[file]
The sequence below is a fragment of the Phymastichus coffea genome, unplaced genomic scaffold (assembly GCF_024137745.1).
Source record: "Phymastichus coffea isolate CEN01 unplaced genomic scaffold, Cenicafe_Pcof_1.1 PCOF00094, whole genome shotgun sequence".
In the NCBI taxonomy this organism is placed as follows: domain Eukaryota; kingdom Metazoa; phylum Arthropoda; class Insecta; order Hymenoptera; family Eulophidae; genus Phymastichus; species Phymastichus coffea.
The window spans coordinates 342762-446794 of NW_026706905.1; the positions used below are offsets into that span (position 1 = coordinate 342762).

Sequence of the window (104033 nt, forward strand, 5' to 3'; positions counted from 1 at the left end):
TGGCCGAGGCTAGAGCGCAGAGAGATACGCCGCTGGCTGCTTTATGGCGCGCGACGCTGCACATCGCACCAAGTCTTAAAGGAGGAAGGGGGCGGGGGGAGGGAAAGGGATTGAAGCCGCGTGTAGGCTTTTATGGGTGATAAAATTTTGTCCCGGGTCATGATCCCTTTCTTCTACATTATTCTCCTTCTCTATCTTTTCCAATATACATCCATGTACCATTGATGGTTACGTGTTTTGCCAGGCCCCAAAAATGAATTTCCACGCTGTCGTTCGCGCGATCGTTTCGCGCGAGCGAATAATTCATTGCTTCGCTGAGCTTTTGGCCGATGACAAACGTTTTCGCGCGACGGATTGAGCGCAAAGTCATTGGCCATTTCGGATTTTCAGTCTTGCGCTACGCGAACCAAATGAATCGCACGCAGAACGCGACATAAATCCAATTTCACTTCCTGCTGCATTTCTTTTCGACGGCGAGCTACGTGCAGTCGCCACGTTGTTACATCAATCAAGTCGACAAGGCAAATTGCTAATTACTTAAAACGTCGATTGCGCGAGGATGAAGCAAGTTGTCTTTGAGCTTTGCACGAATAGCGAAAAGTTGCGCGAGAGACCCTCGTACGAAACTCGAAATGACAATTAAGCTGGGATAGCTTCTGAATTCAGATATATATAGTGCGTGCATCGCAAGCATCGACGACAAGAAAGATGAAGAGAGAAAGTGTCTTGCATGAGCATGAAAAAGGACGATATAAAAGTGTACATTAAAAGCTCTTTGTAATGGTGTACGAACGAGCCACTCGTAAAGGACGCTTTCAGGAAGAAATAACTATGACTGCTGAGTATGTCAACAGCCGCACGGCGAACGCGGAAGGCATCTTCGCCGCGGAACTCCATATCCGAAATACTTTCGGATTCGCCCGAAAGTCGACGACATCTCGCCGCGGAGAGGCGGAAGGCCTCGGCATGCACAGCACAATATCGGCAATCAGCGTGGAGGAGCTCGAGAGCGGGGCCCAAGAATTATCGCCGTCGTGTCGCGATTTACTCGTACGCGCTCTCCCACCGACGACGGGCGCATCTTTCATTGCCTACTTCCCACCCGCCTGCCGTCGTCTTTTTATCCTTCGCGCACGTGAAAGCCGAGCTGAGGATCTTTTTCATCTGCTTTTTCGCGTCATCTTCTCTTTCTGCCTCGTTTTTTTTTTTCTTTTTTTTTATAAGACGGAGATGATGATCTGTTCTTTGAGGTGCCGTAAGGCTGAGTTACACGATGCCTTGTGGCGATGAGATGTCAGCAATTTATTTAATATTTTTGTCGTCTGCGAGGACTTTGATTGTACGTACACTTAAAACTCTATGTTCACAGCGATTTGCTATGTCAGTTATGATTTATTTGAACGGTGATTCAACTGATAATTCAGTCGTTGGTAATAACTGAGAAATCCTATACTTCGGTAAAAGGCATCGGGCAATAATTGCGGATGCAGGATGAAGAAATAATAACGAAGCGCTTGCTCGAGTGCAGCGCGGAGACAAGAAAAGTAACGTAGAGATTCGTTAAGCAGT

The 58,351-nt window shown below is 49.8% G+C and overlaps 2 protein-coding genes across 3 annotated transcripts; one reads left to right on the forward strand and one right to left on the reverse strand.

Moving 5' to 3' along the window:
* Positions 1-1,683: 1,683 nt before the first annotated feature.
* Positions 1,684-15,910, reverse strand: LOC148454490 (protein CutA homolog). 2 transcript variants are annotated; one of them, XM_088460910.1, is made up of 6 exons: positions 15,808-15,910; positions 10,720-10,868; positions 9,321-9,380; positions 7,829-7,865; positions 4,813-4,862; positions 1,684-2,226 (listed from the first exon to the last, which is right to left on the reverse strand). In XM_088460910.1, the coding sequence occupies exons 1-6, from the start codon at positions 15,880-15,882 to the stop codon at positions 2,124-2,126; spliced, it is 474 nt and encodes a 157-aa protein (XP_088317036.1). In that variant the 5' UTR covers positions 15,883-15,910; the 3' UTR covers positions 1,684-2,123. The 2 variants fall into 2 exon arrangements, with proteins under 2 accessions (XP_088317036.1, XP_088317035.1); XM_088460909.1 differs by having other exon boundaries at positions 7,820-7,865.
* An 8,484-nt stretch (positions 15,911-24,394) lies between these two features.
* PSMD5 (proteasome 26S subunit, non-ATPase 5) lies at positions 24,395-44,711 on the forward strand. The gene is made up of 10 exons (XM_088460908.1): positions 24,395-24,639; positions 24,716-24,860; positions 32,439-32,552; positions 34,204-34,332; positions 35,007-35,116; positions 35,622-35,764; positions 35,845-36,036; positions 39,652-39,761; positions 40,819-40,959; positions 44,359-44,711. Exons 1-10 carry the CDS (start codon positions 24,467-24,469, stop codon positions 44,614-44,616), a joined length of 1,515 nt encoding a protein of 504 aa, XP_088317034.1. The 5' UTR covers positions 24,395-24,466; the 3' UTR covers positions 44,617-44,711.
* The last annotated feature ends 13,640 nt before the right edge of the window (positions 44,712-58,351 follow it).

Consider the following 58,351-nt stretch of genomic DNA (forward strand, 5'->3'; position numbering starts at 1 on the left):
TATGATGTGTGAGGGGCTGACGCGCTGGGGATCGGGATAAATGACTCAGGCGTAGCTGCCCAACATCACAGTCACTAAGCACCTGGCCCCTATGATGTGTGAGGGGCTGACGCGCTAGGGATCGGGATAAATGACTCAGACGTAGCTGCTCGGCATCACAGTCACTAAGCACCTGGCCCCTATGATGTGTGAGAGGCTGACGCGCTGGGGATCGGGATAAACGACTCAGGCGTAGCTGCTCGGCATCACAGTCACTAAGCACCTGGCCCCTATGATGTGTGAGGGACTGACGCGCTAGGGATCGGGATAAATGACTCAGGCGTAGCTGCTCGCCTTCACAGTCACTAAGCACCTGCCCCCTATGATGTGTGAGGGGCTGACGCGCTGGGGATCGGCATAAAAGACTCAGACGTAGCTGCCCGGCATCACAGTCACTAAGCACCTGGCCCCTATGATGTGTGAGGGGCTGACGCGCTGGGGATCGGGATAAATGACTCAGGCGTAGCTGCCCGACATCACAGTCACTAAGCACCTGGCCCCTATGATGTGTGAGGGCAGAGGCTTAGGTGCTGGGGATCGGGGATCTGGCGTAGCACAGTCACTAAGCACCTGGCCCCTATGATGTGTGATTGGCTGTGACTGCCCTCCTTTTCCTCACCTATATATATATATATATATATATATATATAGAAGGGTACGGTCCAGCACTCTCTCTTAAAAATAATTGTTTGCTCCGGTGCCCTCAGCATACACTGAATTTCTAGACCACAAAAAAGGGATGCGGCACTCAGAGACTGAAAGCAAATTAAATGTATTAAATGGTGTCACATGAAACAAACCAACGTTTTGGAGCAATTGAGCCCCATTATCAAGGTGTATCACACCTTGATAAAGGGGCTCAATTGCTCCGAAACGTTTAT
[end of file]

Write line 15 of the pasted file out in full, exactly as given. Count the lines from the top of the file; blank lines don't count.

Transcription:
TATGATGTGTGAGGGGCTGACGCGCTGGGGATCGGGATAAATGACTCAGGCGTAGCTGCCCAACATCACAGTCACTAAGCACCTGGCCCCTATGATGTGTGAGGGGCTGACGCGCTAGGGATCGGGATAAATGACTCAGACGTAGCTGCTCGGCATCACAGTCACTAAGCACCTGGCCCCTATGATGTGTGAGAGGCTGACGCGCTGGGGATCGGGATAAACGACTCAGGCGTAGCTGCTCGGCATCACAGTCACTAAGCACCTGGCCCCTATGATGTGTGAGGGACTGACGCGCTAGGGATCGGGATAAATGACTCAGGCGTAGCTGCTCGCCTTCACAGTCACTAAGCACCTGCCCCCTATGATGTGTGAGGGGCTGACGCGCTGGGGATCGGCATAAAAGACTCAGACGTAGCTGCCCGGCATCACAGTCACTAAGCACCTGGCCCCTATGATGTGTGAGGGGCTGACGCGCTGGGGATCGGGATAAATGACTCAGGCGTAGCTGCCCGACATCACAGTCACTAAGCACCTGGCCCCTATGATGTGTGAGGGCAGAGGCTTAGGTGCTGGGGATCGGGGATCTGGCGTAGCACAGTCACTAAGCACCTGGCCCCTATGATGTGTGATTGGCTGTGACTGCCCTCCTTTTCCTCACCTATATATATATATATATATATATATATATAGAAGGGTACGGTCCAGCACTCTCTCTTAAAAATAATTGTTTGCTCCGGTGCCCTCAGCATACACTGAATTTCTAGACCACAAAAAAGGGATGCGGCACTCAGAGACTGAAAGCAAATTAAATGTATTAAATGGTGTCACATGAAACAAACCAACGTTTTGGAGCAATTGAGCCCCATTATCAAGGTGTATCACACCTTGATAAAGGGGCTCAATTGCTCCGAAACGTTTAT